A gray wolf in an April 2008 photo provided by the U.S. Fish and Wildlife Service. (AP Photo/U.S. Fish and Wildlife Service, Gary Kramer, File)
Several members of Congress are preparing legislation to take gray wolves in Minnesota, Wisconsin, Michigan and Wyoming off the endangered list in an attempt to undo court decisions that have blocked the states from allowing wolf hunting and trapping for sport and predator control.
U.S. Rep. Reid Ribble, R-Wis., is leading the effort, his office confirmed Tuesday. Co-sponsors include U.S. Reps. Collin Peterson, D-Minn., Dan Benishek, R-Mich., and Cynthia Lummis, R-Wyo.
“I am pursuing a bipartisan legislative fix that will allow the Great Lakes states to continue the effective work they are doing in managing wolf populations without tying the hands of the Fish and Wildlife Service or undermining the Endangered Species Act,” Ribble said in a statement.
Ribble spokeswoman Katherine Mize said he hasn’t decided exactly when to introduce the bill, but the lawmakers are circulating a draft.
The legislation is in response to a ruling by a federal judge in Washington, D.C., last month that threw out an Obama administration decision to “delist” wolves in the western Great Lakes region, where the combined wolf population is estimated at around 3,700. That followed a similar decision by a different federal judge in September that stripped Wyoming of its wolf management authority and returned that state’s wolves to federal protections under the Endangered Species Act.
Ribble’s bill uses a strategy that succeeded in taking wolves in Idaho and Montana off the endangered list after court challenges by environmentalists blocked those efforts.
Congress took matters into its own hands in 2011 and lifted the federal protections for wolves in those two states, which then allowed hunting and trapping to resume.
“The language we are looking at would be narrow and would address the recent court decision. It would not seek to change the Endangered Species Act, but would be designed to meet the need in our region for responsible stewardship of the wolf population,” Benishek said in a statement.
Peterson, the most senior member of Minnesota’s congressional delegation, said he didn’t know what the prospects are for this legislation, but he said they’re probably better than they were in 2011 given that Republicans now control the Senate. He said he’s working to line up support from other lawmakers.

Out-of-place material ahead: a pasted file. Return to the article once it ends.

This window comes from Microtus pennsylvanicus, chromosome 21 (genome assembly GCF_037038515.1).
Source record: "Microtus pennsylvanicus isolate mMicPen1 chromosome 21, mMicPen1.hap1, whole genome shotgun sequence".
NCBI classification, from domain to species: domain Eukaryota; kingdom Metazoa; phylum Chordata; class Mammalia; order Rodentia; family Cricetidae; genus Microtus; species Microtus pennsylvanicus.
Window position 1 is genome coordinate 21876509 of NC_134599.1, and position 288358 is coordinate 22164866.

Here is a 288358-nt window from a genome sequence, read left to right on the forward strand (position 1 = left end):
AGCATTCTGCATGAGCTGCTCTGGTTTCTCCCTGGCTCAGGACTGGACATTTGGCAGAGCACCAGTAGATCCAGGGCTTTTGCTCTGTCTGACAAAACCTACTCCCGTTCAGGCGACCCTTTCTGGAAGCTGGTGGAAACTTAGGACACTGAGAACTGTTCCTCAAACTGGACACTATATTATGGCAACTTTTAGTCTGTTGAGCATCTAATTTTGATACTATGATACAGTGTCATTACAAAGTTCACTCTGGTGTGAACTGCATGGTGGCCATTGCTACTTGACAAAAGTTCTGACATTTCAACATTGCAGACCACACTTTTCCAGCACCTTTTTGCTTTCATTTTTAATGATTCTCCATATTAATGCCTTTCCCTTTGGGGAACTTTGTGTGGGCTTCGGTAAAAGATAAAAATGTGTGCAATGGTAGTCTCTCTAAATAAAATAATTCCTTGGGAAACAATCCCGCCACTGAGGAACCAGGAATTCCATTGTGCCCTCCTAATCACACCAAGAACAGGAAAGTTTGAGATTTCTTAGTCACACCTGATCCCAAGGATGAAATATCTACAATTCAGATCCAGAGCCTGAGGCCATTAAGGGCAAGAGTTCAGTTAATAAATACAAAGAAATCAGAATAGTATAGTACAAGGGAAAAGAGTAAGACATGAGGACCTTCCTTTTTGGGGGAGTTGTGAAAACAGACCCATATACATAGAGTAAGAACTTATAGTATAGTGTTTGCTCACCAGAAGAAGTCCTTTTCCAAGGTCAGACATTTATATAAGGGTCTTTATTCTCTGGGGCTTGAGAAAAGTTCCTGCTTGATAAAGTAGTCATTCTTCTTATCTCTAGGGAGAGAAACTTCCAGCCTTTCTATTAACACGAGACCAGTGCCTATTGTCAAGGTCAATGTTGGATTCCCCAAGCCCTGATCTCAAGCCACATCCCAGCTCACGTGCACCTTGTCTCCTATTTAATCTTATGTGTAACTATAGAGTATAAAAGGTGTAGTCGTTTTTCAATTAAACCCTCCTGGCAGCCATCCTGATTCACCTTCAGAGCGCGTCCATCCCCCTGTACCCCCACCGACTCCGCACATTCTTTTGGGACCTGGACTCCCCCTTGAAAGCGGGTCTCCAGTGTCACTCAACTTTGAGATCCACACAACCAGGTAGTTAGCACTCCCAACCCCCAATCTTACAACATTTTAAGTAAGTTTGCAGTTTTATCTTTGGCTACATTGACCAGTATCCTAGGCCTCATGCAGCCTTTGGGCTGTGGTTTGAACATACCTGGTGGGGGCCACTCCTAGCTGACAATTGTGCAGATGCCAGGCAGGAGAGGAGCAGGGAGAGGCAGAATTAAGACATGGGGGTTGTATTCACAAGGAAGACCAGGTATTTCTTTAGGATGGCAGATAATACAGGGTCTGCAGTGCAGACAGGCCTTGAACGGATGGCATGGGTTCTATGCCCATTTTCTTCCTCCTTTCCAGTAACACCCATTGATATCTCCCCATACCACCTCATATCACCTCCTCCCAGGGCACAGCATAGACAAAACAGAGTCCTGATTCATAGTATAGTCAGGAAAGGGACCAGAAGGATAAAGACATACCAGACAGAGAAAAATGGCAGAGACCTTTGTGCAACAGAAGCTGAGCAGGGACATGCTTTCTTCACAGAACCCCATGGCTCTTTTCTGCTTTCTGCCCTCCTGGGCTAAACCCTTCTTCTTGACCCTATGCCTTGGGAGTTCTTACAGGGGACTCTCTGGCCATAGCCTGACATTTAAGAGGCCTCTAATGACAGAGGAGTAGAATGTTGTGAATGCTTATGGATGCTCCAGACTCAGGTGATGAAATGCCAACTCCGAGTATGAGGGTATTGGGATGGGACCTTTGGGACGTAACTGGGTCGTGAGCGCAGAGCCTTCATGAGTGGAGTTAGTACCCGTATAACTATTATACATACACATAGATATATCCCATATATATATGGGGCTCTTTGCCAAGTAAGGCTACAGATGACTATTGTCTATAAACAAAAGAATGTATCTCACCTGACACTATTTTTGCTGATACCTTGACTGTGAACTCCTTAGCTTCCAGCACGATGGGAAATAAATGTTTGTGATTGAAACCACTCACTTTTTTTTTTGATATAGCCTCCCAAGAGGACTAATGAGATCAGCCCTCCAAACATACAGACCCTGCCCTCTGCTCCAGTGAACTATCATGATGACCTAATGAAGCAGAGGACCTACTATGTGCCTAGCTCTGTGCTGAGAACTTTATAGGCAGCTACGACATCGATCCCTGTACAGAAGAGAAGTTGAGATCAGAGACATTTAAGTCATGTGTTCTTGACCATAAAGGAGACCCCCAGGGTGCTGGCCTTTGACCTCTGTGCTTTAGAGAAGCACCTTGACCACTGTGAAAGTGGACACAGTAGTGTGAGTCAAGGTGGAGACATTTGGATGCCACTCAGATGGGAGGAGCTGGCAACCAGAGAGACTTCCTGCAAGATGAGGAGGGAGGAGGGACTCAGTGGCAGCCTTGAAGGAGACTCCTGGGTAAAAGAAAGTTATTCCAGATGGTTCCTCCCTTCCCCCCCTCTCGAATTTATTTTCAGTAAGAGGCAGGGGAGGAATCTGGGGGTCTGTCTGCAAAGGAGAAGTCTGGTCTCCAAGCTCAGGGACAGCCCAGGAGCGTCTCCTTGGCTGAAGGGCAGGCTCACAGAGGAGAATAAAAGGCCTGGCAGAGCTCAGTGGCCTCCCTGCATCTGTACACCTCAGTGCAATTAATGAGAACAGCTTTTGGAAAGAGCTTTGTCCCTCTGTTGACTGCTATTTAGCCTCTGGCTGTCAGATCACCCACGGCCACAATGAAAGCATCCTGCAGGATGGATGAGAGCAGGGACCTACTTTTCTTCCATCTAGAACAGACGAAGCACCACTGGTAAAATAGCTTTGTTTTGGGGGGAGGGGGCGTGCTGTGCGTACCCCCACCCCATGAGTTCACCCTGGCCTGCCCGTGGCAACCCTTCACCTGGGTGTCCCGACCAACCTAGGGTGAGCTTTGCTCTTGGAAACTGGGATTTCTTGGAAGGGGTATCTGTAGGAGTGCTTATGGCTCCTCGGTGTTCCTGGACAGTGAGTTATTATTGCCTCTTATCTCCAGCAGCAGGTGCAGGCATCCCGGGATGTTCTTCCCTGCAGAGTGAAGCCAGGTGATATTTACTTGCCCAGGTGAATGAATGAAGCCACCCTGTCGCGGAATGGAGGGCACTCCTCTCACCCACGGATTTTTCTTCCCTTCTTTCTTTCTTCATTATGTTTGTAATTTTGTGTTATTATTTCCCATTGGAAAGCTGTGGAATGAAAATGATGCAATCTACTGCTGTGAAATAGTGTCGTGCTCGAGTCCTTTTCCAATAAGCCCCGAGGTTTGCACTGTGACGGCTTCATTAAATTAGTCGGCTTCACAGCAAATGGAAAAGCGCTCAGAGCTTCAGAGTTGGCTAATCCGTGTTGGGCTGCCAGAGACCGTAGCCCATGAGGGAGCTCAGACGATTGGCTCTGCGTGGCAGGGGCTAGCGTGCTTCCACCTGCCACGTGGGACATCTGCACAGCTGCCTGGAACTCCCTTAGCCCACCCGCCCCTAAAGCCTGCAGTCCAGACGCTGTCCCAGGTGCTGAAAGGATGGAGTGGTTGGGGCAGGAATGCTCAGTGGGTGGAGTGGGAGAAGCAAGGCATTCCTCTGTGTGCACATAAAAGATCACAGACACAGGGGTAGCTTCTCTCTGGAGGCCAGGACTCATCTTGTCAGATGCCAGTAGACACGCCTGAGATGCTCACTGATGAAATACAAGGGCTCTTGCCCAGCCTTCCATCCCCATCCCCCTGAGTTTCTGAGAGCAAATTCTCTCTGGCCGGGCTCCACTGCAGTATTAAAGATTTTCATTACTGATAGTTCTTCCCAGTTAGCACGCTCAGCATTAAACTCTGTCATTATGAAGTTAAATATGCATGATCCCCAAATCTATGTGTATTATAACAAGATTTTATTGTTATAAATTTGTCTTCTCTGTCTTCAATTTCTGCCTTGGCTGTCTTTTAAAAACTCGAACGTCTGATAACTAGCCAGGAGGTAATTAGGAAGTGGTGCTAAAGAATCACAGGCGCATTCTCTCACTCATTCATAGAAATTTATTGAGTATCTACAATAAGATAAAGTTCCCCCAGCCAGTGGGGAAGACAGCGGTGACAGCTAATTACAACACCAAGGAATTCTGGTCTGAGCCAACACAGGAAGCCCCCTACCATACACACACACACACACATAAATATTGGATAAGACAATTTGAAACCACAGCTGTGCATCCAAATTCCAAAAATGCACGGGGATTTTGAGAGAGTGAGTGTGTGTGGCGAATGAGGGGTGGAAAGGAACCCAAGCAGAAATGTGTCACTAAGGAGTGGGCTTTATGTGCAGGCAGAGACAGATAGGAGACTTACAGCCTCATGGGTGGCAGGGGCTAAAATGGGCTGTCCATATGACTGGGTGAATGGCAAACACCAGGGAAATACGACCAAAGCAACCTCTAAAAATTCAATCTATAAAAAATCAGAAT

U.S. District Judge Beryl Howell said in her 111-page ruling that the delisting, which took effect in 2012, was no more valid than the government’s three previous attempts over more than a decade. While wildlife managers in the three western Great Lakes states say their wolf populations are no longer endangered and can sustain limited hunting and trapping, Howell criticized the states’ regulatory plans as inadequate. She also said wolves still need federal protections because they haven’t repopulated all of their historic range.
Peterson said he has asked the U.S. Fish and Wildlife Service to appeal her decision and was confident it would be overturned.
Fish and Wildlife spokesman Gavin Shire said no decision has been made on appealing Howell’s December ruling but said the agency did not appeal the Wyoming decision within the 60-day limit. He said the service wasn’t aware of any proposed legislation to delist wolves and couldn’t comment on it.
Under Howell’s ruling, wolves reverted to “threatened” status in Minnesota and “endangered” in Wisconsin and Michigan. Sport hunting and trapping is banned again in all three states, and Wisconsin and Michigan government officials can’t kill wolves for preying on livestock or pets — only to protect human life.
Doug Peterson, president of the Minnesota Farmers Union, said he believes the ruling is already affecting farms and ranches, particularly smaller family farms where the loss of a cow or calf or two puts a big dent in incomes.
“At some point people are going to do what they’re going to do to protect their livestock. That ends up being a problem,” he said.